Dot to Dot Festival review

Jordan Foster headed to the Nottingham leg of the ever fruitful Dot to Dot Festival.

Skiddle Staff

Date published: 29th May 2018

Image: The Horrors at Dot to Dot Festival (source)

With an ever-mounting reputation, Dot to Dot continues to capitalise on the growing popularity of inner city music festivals with another top-value-for-money string of dates. With a thriving bar scene and heaps of pop-up street food at the ready, a bustling Nottingham hosts the metropolitan festival’s final date.

Winston Surfshirt are the first outfit to make an eyebrow-raising impression. Their set, including a large slice of delectable debut album Sponge Cake, is a genre melding success. A groovy cover of OutKast’s 'Roses', laced with a super-funky squelching bassline, also goes down particularly well with a growing audience.

Perhaps the most compelling element of this festival is its ambitious selection of venues; from Broadway Independent Cinema, to Rough Trade Record Store’s poky upstairs, to Nottingham Trent’s Student Union, there’s a sprawling selection of spaces to be explored. And with that in mind after a spell in popular music hub Rock City, it’s over to Hockley – the city’s ‘hipster central’, known for it’s impressive Victorian architecture, quirky vintage apparel outlets and in this case an vicinity dense with intimate D2D venues.

The Angel pub becomes the first port of call in Hockley. With an onsite microbrewery, it’s the best place to try the local ale and the first on show, Riff Bastard, pack a punch as strong as the ‘Hung, Drawn & Portered’ brew on offer. Layered with a wall of guitar distortion, the lead singer’s abrasive bellows reach ridiculous pitches, but are maintained under insane pressure for impressive lengths of time, shining a rare positive light on the often maligned genre of metal.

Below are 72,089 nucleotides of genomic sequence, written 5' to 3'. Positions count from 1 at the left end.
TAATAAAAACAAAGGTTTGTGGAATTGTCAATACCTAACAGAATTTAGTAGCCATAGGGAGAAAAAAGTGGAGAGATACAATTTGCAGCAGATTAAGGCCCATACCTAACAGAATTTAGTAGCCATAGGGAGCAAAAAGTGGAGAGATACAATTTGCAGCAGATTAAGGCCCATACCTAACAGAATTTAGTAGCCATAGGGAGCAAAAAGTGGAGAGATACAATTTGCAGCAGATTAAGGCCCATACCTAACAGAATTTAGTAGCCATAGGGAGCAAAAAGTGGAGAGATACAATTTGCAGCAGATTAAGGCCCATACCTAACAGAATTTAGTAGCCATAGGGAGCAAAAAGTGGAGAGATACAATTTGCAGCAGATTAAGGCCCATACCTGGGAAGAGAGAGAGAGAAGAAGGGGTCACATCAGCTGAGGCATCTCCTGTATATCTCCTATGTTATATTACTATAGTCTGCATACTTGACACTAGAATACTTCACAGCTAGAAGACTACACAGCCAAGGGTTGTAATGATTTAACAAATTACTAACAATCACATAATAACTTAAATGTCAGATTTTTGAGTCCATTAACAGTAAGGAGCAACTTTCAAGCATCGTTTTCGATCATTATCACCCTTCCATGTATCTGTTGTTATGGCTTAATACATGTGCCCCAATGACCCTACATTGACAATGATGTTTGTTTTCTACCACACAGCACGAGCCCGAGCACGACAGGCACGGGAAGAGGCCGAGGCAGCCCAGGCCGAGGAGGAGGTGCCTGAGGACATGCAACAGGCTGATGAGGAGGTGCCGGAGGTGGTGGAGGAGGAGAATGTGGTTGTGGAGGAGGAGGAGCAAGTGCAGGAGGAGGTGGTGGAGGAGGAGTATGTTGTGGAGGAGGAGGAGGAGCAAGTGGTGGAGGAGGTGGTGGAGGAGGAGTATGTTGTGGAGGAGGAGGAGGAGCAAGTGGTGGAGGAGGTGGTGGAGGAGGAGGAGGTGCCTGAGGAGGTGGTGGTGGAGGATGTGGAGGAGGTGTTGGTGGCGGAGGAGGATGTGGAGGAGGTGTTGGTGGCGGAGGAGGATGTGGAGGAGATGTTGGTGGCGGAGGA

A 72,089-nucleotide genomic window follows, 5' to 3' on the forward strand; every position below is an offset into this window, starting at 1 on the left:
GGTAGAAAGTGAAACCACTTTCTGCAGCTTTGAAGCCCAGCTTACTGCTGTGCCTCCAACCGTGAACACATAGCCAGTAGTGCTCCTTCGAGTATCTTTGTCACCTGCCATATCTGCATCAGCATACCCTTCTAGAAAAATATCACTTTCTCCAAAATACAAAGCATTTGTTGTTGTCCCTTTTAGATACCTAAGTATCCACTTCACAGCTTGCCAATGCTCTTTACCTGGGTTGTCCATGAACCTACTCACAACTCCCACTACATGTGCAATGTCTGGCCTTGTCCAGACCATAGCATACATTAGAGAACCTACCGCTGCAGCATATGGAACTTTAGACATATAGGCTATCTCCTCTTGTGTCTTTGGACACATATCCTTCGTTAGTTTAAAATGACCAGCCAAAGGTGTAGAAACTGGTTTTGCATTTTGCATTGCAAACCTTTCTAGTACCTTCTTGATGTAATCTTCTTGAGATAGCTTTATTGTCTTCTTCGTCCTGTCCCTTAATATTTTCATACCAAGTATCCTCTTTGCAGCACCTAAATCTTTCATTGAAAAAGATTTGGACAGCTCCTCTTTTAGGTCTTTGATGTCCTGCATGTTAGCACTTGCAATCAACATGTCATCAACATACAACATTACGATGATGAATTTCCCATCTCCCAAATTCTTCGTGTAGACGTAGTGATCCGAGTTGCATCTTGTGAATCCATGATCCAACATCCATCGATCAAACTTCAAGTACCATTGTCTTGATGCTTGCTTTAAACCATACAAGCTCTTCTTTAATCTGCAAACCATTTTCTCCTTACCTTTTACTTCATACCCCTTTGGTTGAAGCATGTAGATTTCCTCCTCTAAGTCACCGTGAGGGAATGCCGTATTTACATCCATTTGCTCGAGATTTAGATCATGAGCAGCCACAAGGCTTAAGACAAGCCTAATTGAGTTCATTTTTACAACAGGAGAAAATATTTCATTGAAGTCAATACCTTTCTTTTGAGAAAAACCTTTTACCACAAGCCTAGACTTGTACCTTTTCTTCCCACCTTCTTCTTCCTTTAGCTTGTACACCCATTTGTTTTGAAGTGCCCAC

After some more bar hopping, pizza gauging and ale guzzling, it’s back to Rock City to see in the two most highly anticipated slots of the day. Pale Waves, with a beefed-up live sound, seem to create the most potent buzz of the night as the quartet are greeted with a room clogged with a young and effervescent fan-base.

‘I think Nottingham is the best one yet’ shouts Heather Baron-Gracie (lead) in comparison to the festival’s other two dates. Unsurprising, considering the crowd opens up a new mosh-pit for nearly every track. Not bad considering the fresh-faced Mancunians are yet to even drop an LP. While their current releases are guilty of sounding samey, it’s only a matter of time before this group’s sweet harmonies and evocative melodies propel them into the D2D hall of fame (with the likes of The 1975, Wolf Alice and Caribou).

Next up are headliners The Horrors, another bunch of emo rockers who beam an arena-ready brand of dance-rock. But in contrast to Pale Waves, the experienced experimentalists come armed with a sprawling arsenal of material. From moody garage-rock to bright synthpop, they flick through a back catalogue that is varied, yet blends cohesively into one well-oiled machine.

The set-closing track ‘Something To Remember Me By’ from latest album V, proof that the five-piece’s creative juices are in no sign of running dry, was fittingly the most euphoric moment of the night. Chugging along with propulsive and exotic synth bursts, which slowly crystalise as the track unfolds, this exhilarating crescendo had everyone swaying in tandem.

It’s unfortunately not uncommon for an inner-city festival to eventually sever ties with independent venues after becoming established, in a commercially driven move towards larger and more open spaces. But after nearly a decade and a half, the annual D2D festival has managed to retain its soul in staying loyal to a diverse roster of grass roots bands and venues.

Festivals 2018